Monday December 04, 2023

Balancing politics

By Editorial Board
September 21, 2022

The PTI seems to be indulging in a bit of introspection – perhaps a little late in the day. At least, this is the takeaway from former PTI minister Fawad Chaudhry's latest tweet on striving for 'balance' in power relations in the country, and on how power must be transferred to the people of Pakistan. Fawad Chaudhry has, in an uncharacteristically conciliatory tone, also asked political parties and the establishment to “rewrite [the] political framework” and “agree on [the] rules of [the] game”. This is big talk coming from a party that has been consistently denying anything is broken in the 'system' – till April and the VONC. Interestingly, this tweeted out olive branch comes a day after Imran Khan’s speech in Chakwal in which he talked about threats from unknown numbers and then went on to flex more rhetorical muscle. Imran, however, is careful to not name names even when indulging in the vitriol he is prone to turn to when desperate. It is this caution that also belies Imran's 'resistance' politics.

Fawad Chaudhry's proposal is hardly new, especially in a post-Charter of Democracy Pakistan. The CoD was about new modalities within the parameters of the constitution and about strengthening parliament and the political class. We heard similar sentiments aired by several PML-N leaders, including Shahid Khaqan Abbasi when he was prime minister and Shehbaz Sharif when he was leader of the opposition. A grand national dialogue between political stakeholders is something that has been talked about ad nauseam in Pakistan’s political history. Unfortunately, it has never taken place. And it will not take place without all the political stakeholders being on the 'same page' regarding the centre of power in the country. It will also not happen without an uncomfortable but necessary conversation between political and other stakeholders.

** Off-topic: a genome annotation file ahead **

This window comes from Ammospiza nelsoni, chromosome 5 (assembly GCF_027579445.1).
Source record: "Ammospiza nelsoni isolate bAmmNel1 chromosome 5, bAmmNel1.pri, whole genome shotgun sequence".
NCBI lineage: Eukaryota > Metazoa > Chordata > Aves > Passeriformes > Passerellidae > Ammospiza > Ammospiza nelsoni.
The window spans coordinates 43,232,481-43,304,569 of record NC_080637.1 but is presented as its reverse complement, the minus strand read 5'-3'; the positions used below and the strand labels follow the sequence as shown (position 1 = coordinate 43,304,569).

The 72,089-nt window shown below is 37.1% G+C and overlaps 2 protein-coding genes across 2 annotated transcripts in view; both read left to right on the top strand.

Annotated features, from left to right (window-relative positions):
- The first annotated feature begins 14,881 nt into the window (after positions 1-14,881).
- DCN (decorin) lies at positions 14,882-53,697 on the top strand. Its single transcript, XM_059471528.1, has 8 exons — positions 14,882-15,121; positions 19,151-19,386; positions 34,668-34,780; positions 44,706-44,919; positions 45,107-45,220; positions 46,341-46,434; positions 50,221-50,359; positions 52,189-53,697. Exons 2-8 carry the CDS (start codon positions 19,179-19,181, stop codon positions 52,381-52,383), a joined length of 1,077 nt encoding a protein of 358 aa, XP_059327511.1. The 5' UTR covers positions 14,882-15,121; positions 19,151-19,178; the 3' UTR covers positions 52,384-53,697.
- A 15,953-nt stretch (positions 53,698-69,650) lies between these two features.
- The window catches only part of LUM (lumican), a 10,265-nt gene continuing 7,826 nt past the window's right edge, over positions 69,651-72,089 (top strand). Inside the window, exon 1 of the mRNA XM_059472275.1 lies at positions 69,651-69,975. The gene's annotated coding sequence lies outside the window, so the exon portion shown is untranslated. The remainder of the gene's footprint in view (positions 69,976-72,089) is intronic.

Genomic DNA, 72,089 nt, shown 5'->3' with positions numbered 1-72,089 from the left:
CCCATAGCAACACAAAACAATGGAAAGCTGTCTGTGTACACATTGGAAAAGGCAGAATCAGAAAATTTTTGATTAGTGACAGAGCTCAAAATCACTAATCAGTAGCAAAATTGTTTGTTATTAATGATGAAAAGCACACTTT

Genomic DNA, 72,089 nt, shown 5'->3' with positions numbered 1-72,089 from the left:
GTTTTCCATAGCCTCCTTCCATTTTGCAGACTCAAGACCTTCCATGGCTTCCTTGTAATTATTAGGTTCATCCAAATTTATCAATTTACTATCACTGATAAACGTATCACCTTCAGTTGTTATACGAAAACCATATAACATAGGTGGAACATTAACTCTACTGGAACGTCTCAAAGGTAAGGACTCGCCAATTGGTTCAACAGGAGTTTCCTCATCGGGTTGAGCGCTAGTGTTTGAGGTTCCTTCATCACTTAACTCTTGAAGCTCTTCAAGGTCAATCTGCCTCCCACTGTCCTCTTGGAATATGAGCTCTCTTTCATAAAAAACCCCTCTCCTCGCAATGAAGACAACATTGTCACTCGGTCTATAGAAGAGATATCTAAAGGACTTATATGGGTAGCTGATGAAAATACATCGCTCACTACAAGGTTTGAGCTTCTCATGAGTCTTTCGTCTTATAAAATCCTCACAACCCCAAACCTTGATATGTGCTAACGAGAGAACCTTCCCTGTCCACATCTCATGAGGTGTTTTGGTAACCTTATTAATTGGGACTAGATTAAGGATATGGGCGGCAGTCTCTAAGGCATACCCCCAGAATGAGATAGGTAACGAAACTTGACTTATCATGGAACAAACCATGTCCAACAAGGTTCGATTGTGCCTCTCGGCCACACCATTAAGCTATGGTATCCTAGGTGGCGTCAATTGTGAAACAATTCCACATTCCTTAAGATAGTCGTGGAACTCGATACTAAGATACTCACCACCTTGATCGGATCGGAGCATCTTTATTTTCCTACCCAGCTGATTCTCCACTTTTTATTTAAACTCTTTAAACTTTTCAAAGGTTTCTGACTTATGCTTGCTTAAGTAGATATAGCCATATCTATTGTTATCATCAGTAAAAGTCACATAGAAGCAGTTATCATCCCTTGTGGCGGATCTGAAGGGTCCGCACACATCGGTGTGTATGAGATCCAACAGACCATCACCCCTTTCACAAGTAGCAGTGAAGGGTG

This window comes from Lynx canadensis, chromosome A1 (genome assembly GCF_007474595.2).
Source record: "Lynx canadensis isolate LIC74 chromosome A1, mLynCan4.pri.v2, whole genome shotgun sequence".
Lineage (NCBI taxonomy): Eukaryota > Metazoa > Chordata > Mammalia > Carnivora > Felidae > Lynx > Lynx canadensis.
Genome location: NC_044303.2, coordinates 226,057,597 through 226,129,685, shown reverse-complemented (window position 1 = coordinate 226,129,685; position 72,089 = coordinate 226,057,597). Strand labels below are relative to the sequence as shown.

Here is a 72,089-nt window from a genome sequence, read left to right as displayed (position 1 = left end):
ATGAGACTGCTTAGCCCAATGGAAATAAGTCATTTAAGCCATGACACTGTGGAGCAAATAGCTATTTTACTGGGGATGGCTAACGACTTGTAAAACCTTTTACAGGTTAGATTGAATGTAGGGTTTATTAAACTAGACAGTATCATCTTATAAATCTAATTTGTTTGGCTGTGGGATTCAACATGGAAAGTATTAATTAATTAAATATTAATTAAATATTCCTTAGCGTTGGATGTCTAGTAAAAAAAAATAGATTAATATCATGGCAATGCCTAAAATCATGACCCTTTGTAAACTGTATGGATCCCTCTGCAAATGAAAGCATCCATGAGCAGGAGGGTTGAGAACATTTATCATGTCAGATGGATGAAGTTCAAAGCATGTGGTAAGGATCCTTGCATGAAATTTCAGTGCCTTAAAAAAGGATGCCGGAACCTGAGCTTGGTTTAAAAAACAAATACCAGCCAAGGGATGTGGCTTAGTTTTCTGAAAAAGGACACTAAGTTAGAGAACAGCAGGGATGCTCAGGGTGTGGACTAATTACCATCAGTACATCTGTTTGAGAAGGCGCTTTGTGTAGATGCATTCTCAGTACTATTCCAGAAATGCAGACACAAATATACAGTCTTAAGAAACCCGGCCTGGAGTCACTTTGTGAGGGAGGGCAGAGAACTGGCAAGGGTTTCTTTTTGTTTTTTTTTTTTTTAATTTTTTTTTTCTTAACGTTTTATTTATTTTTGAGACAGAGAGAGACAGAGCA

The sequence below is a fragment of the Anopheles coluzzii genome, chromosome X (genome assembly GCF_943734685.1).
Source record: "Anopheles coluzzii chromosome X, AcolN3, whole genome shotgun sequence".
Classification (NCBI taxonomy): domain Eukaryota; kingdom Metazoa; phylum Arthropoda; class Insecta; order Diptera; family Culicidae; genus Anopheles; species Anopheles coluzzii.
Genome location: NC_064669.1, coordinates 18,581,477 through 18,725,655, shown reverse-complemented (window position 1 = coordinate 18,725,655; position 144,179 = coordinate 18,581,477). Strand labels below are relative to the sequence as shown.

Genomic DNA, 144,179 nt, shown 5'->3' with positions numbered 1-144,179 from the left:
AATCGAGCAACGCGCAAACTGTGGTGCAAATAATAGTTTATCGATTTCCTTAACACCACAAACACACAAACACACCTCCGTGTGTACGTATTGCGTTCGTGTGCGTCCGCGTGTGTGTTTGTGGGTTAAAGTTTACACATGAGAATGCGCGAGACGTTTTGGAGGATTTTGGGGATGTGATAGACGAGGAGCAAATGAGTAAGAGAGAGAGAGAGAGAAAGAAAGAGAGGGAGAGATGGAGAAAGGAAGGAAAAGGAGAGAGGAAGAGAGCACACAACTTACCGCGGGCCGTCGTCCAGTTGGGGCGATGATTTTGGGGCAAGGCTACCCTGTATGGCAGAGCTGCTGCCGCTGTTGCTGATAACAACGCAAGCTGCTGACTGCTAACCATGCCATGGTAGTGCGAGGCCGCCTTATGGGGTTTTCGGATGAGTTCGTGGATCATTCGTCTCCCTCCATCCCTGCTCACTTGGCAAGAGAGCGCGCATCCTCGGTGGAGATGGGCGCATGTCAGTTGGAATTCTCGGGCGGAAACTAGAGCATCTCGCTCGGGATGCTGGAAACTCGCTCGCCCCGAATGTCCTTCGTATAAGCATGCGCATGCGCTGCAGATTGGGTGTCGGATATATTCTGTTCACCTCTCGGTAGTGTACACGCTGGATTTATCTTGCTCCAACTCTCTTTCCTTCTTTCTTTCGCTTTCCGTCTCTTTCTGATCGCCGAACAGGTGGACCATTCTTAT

A country reeling from some of the worst politics it has seen in its 75-year history really needs calm, especially as it faces one of the worst natural disasters seen in recent years, many created economic disasters, and a society on the verge of breakdown. For this, we need a new political framework that spells out the power equations in the country, fixing the perennial imbalance our politics has suffered from. Imran had ignored a call for a political dialogue when it didn’t suit him; the PDM parties can do better. The way our political realm has been run, at the end of the day, it is the political class that suffers and the people’s mandate that gets rejected. Of course, when it comes to Imran Khan and the PTI, the U-turn fixation can always rear its head, as can a happy reconciliation with the power wielders in the country. If there is a constant in our politics, it can safely be this need to please the most powerful – at the cost of lessons learnt and sacrifices made. The PTI is only the newest kid on the block to have discovered this.